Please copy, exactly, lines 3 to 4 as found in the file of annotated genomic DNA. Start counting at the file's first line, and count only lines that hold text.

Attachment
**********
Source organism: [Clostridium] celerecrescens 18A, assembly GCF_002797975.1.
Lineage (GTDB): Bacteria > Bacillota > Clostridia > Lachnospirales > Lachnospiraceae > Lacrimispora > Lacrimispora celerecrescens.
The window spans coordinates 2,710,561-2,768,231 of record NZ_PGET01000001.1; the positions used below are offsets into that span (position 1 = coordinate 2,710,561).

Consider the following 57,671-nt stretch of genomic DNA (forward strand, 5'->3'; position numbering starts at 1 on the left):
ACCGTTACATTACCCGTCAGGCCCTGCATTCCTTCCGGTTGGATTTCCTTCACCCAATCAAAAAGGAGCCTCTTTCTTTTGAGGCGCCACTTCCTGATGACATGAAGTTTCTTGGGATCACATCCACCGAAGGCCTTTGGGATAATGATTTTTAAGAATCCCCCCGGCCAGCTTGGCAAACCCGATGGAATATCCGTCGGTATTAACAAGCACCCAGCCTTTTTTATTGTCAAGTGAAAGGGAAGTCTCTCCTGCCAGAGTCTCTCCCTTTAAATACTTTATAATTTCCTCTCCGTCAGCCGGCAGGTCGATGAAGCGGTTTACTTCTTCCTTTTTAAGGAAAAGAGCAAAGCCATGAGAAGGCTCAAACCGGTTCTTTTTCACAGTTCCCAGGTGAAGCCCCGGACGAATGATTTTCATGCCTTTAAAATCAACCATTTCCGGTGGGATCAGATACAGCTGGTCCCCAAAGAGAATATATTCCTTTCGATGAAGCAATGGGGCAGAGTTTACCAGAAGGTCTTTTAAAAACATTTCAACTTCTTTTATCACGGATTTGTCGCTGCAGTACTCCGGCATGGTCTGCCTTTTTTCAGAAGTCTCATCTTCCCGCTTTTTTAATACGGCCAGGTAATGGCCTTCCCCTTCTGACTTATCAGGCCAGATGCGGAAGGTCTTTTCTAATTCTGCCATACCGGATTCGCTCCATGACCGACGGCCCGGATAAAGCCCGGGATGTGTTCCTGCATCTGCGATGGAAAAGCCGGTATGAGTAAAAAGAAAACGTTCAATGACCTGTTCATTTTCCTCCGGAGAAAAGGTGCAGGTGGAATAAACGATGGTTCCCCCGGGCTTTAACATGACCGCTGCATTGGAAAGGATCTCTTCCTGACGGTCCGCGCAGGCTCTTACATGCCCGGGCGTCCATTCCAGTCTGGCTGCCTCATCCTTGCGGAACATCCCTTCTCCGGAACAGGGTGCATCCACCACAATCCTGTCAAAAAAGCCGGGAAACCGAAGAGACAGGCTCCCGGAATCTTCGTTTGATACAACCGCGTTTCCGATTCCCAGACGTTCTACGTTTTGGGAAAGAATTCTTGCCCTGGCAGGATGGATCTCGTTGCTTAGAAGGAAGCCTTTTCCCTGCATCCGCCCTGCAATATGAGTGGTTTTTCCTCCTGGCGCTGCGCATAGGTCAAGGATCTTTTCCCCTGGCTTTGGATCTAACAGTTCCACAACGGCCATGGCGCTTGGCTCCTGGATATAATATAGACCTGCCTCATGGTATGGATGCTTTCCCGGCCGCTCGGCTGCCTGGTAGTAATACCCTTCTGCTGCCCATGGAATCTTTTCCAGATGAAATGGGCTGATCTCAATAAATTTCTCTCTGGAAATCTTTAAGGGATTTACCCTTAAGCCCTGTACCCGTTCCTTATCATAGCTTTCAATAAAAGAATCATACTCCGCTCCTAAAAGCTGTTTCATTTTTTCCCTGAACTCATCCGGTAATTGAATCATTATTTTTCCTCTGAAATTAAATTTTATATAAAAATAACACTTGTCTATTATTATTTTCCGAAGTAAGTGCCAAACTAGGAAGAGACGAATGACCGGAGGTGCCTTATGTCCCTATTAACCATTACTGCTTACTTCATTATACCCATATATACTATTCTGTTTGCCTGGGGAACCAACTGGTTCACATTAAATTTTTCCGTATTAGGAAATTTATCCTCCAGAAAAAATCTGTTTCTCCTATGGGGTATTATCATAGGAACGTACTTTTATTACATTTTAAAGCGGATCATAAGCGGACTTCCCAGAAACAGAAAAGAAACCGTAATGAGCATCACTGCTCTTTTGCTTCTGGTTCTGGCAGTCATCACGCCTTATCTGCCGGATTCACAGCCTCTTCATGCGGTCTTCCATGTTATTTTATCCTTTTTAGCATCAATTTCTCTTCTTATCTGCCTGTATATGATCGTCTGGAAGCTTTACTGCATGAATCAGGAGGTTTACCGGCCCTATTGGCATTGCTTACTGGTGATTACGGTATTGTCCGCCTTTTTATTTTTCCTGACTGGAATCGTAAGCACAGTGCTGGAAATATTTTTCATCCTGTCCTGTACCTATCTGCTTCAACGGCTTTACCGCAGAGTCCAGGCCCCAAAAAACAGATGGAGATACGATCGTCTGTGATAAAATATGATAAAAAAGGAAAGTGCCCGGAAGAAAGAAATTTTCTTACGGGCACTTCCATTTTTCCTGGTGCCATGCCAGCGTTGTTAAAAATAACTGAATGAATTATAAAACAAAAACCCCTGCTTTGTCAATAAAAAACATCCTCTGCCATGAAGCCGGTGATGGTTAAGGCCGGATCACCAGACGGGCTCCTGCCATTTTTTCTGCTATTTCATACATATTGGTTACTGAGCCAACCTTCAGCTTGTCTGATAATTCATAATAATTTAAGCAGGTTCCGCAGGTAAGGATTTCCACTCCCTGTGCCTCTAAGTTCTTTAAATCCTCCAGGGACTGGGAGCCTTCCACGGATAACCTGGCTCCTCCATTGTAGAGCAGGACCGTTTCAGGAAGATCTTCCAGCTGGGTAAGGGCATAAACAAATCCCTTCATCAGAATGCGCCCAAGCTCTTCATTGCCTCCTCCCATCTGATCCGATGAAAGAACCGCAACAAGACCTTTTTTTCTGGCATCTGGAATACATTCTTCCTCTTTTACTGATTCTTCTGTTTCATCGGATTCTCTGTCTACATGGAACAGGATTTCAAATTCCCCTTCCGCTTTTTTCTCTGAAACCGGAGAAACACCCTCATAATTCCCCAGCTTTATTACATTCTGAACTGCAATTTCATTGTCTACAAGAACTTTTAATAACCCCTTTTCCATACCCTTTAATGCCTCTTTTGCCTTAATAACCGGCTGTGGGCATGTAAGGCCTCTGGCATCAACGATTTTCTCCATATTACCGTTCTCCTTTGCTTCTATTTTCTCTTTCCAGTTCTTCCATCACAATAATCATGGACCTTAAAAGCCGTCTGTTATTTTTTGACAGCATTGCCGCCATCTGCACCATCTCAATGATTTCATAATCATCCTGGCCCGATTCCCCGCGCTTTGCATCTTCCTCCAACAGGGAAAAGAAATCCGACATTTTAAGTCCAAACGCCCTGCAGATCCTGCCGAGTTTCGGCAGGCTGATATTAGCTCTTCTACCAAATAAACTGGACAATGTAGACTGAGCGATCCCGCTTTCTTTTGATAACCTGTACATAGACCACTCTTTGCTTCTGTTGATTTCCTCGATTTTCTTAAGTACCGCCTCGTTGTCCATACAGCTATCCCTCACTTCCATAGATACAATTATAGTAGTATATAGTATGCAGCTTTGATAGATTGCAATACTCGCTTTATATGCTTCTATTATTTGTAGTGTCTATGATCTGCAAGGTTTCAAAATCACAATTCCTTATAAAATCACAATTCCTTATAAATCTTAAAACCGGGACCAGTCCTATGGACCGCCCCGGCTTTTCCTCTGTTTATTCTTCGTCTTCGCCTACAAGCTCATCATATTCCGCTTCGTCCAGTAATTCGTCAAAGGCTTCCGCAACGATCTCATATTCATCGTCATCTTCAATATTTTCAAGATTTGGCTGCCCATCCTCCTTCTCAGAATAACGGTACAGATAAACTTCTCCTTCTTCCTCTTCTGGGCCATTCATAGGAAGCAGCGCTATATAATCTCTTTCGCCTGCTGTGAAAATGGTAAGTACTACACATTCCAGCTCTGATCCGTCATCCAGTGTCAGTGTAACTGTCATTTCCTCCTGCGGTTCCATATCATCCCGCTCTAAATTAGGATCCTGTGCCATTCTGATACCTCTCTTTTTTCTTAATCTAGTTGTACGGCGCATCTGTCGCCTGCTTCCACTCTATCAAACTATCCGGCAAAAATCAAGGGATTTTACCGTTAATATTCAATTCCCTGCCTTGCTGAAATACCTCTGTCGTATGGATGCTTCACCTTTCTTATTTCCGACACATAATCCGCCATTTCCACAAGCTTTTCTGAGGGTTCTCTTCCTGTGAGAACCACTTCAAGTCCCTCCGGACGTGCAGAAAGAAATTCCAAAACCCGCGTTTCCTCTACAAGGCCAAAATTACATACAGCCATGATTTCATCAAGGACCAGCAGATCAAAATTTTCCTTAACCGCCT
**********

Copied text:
The window spans coordinates 2,710,561-2,768,231 of record NZ_PGET01000001.1; the positions used below are offsets into that span (position 1 = coordinate 2,710,561).

Consider the following 57,671-nt stretch of genomic DNA (forward strand, 5'->3'; position numbering starts at 1 on the left):